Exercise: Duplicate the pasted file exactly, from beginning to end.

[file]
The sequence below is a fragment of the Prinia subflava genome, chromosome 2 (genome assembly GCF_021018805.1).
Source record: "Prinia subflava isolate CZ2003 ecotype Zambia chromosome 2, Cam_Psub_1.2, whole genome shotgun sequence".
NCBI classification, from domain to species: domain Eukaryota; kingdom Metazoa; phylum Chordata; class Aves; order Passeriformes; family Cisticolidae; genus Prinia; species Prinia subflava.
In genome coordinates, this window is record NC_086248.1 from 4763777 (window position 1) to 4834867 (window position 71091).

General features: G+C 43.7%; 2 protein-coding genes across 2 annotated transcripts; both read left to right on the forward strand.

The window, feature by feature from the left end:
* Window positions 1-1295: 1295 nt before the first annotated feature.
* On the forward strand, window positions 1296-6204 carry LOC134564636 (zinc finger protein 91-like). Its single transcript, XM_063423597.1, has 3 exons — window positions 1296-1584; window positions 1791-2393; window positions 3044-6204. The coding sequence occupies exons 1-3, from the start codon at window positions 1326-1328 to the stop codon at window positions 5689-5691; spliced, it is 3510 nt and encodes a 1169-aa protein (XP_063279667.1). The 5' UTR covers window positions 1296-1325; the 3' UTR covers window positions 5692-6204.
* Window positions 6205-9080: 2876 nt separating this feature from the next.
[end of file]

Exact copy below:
The sequence below is a fragment of the Prinia subflava genome, chromosome 2 (genome assembly GCF_021018805.1).
Source record: "Prinia subflava isolate CZ2003 ecotype Zambia chromosome 2, Cam_Psub_1.2, whole genome shotgun sequence".
NCBI classification, from domain to species: domain Eukaryota; kingdom Metazoa; phylum Chordata; class Aves; order Passeriformes; family Cisticolidae; genus Prinia; species Prinia subflava.
In genome coordinates, this window is record NC_086248.1 from 4763777 (window position 1) to 4834867 (window position 71091).

General features: G+C 43.7%; 2 protein-coding genes across 2 annotated transcripts; both read left to right on the forward strand.

The window, feature by feature from the left end:
* Window positions 1-1295: 1295 nt before the first annotated feature.
* On the forward strand, window positions 1296-6204 carry LOC134564636 (zinc finger protein 91-like). Its single transcript, XM_063423597.1, has 3 exons — window positions 1296-1584; window positions 1791-2393; window positions 3044-6204. The coding sequence occupies exons 1-3, from the start codon at window positions 1326-1328 to the stop codon at window positions 5689-5691; spliced, it is 3510 nt and encodes a 1169-aa protein (XP_063279667.1). The 5' UTR covers window positions 1296-1325; the 3' UTR covers window positions 5692-6204.
* Window positions 6205-9080: 2876 nt separating this feature from the next.